June 1984 After my latest visit to the Isle of Rum I thought it might be interesting to dig out my old
transparencies (remember film?) from my first visit in 1984. Most of them were general landscapes plus
quite a few shots of flowers (mostly out of focus) which I've not bothered to scan. The new piers on the
Small Isles weren't opened until 2004; until then, for more than a century, passengers and goods had
to transfer to a small 'flit boat'. We went there at the start of the Spring Bank holiday weekend and I
seem to recall the Rum flit boat had to make two trips to transfer all the visitors and baggage.
The Rum flit boat as we arrive at Rum.
The Isle of Skye from Bloodstone Hill.
During this period Rum (or Rhum as it was spelt then) was the centre for
the reintroduction of the White Tailed Sea Eagle. Fledglings were
brought from Norway and as they grew were kept on a tether next to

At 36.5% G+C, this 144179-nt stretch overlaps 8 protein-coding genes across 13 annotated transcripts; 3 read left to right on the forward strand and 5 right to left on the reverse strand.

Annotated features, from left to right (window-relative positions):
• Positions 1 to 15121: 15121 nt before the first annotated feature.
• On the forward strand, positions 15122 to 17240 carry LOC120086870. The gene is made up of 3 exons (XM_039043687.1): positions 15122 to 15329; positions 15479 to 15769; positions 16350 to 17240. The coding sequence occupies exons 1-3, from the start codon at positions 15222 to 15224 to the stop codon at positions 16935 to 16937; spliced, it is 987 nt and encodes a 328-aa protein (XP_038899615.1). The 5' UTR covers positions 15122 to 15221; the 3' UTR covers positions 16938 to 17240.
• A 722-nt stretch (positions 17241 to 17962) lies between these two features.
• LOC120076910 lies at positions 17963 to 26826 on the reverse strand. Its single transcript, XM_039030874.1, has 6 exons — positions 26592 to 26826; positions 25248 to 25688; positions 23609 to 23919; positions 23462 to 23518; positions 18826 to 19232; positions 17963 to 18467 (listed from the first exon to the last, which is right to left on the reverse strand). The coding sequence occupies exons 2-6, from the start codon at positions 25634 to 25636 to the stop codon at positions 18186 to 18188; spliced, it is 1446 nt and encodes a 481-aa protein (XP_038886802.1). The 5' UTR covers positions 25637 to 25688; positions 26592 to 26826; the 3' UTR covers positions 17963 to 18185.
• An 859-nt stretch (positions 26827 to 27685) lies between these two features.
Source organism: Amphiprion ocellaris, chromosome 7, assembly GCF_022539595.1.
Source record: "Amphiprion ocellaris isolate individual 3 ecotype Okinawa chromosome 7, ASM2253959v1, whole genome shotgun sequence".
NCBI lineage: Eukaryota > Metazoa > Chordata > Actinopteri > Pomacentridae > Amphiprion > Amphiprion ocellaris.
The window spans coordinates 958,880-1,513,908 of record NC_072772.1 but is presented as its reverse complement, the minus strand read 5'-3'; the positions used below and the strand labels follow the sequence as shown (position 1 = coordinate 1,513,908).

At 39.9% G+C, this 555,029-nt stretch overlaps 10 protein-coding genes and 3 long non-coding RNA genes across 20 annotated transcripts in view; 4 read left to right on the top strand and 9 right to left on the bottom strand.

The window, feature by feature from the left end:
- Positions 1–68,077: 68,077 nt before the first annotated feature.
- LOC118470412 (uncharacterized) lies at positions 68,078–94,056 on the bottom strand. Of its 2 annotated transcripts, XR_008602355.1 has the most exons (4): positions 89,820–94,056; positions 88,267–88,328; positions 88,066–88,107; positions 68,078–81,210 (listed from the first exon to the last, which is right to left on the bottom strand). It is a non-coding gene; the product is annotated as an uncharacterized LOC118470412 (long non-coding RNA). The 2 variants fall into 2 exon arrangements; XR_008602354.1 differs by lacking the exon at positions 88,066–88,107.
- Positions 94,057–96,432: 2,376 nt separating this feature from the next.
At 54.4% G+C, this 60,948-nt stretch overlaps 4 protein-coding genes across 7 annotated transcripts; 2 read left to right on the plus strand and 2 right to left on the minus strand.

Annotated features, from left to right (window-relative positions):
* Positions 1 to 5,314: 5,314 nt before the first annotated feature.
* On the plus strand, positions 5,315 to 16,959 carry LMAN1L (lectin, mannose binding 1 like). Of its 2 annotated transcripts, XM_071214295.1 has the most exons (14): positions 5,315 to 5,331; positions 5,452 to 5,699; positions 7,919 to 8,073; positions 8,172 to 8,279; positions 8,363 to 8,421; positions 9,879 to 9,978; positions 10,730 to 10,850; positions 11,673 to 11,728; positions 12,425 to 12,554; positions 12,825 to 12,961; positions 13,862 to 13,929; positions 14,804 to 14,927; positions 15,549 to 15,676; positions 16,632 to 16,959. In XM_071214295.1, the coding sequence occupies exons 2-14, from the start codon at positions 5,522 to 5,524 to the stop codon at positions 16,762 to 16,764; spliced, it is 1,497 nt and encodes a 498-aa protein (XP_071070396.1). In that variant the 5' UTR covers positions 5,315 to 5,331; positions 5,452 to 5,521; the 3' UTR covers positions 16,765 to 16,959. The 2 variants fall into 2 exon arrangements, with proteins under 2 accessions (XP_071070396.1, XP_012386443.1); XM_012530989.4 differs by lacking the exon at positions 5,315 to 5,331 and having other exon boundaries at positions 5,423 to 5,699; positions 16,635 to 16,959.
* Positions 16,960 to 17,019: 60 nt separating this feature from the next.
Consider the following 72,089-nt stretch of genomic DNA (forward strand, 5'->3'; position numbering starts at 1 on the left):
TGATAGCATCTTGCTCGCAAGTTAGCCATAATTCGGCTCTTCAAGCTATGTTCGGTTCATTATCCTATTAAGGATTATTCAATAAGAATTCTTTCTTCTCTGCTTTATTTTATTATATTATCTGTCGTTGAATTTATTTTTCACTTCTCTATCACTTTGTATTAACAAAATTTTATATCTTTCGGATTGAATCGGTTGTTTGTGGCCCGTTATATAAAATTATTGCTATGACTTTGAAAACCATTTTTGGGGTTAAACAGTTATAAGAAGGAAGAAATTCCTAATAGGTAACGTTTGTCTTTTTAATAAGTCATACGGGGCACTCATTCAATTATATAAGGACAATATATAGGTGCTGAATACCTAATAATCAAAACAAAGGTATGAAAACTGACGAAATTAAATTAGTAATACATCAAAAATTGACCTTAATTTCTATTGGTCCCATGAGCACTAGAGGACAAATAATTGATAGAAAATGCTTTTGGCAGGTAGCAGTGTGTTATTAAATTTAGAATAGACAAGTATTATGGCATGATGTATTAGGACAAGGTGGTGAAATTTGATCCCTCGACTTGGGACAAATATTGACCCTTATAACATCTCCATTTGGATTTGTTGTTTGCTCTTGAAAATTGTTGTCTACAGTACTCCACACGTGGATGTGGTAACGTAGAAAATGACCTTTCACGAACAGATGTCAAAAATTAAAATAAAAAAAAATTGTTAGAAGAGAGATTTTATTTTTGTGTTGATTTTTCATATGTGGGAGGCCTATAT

these tent-like shelters until they were ready to be released into the wild.
Dibidil bothy on a very wet day.
On the way to Guirdil bothy - collecting driftwood from the beach at Glen
Shellesder. Then, as now, there was no firewood to be found at Guirdil Bay.
Evening at Guirdil bothy.
Inside Guirdil bothy.
The flit boat at the old Kinloch pier.
Warm, still and humid - perfect midge weather.
The Rum flit boat, heading back for a second load.
Squashed in like sardines.
Transferring the baggage.
The Muck flit boat with the Sgurr of Eigg behind.
'elf an' safety..? - not a lifebelt in sight.
The Eigg flit boat.